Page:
Many people consider their pet to be a part of the family, so it’s no surprise that you want to take them in the truck with you. Taking your furry friend along makes an otherwise lonely trip more bearable, but it does require some planning to make sure your pet is well taken care of. Here are some tips to follow to ensure your friend is safe, healthy and keeps wagging their tail.
- Food and Water - this seems obvious, but if you’re traveling in a truck, making sure you have food and fresh water can be challenging. Try to stock up on pet food at home before you hit the road. If you run out, stores like Walmart and Target have truck access or truck parking and carry quality brands of pet food. Most truck stops do carry a limited selection of dog and cat food, but keep in mind it might not be the brand your pet is used to or a healthy brand and could make your pet sick. You can buy cheap bottled water at a dollar store to ensure the water is safe for drinking and again won’t make your pet sick. Petco has a no spill bowl that keeps water from spilling in the truck.
- Exercise - this will be good for you and your pet! Cats and other non-canine pets are tougher to exercise, but many pet shops like Petsmart and Petco have small stations in the store where pets can play. Truck stops and rest areas usually have designated pet areas for your pooch. Talk with your vet to know how much exercise your breed requires and exercise your pet while you are waiting for aload or unloading.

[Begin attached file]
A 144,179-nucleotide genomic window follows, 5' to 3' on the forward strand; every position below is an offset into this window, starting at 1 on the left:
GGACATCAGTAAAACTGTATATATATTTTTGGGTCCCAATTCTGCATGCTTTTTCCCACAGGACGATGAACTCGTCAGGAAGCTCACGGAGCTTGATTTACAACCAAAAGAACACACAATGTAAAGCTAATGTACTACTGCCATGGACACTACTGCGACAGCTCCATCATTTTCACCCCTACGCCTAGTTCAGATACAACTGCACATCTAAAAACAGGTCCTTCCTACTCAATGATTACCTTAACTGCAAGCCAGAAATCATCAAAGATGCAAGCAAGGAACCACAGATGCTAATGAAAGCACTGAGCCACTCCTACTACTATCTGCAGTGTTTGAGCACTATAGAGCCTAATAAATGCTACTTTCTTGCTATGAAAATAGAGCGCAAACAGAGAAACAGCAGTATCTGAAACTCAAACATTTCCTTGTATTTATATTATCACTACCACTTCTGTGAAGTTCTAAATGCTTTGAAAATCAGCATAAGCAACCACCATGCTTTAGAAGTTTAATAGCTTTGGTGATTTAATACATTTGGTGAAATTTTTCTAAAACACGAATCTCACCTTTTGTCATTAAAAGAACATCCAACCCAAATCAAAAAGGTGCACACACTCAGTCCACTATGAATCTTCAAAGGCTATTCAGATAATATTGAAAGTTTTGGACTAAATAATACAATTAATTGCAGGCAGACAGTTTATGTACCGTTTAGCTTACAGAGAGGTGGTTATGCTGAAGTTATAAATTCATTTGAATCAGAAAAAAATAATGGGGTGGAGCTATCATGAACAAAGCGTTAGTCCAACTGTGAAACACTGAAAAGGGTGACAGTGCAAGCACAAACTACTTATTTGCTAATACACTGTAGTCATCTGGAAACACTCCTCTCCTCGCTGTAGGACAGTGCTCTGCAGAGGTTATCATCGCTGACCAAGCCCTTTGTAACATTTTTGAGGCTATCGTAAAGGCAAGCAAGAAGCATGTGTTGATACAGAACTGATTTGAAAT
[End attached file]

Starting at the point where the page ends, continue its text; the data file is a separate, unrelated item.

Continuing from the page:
- Exposure - be aware of the weather and check the conditions before you leave your pet in the truck. If you’re traveling all day with the heat or AC on, you may not realize how hot/cold it is when you leave your truck. The temperature inside a truck can skyrocket after just a few minutes. Parking in the shade or leaving the windows cracked does very little to alleviate this pressure cooker. On an 85-degree day, for example, the temperature inside a truck with the windows cracked can reach 120 degrees, after just 30 minutes. At 110 degrees, pets are in danger of heatstroke. On hot and humid days, the temperature in a truck parked in direct sunlight can rise more than 30 degrees per minute, and can quickly become lethal. Check the weather and make sure not to leave your pet in the truck for too long. Remember - anti-idling laws around the country don’t make exceptions for pets!
- Truck Stops - most truck stops and dealershipsallow petson the premises and have a driver’s lounge that is pet friendly. Call ahead to confirm. You should keep your pet on a leash at all times for their safety. They even make harnesses for cats that are inexpensive (under $10 at Petco) so you can walk them safely at the truck stop.
- Properly Secure Your Pet - Driver distraction is the #1 cause of accidents. Stats from recent AAA survey claim 52% of pet owners pet their dog while driving, 23% have used their hands or arms to hold their dog in place while applying brakes, and 19% have used their hands or arms to keep their dog from climbing into the front seat—creating a situation where they remove at least one hand from the steering wheel. At only 35 mph, a 60 lb. pet becomes a 2,700 pound projectile. Properly secure your pet with a travel kennel or crate, a pet seat belt (always use one with a harness to prevent strangulation), or pet car seat. TripsWithPets.com has a great selection of crates and seat belts that are also comfortable for your pooch.*
- Comfort - be sure to make your pet’s comfort a priority. Just as it's important for your seat to be comfortable for your long trip, your pet's seat should be comfortable too. Typically a blanket on the seat or a travel bed next to your sleeper will do the trick. If you keep your dog in a kennel you can purchase a Petmate Portable Plastic Kennel Pads at Petsmart for under $30.
Drive Safe. You have precious cargo!
*TripsWithPets.com is offering Team Run Smart members 10% off their purchase of pet products. Use promo code TEAMRUNSMART at your next online checkout to receive this exclusive offer!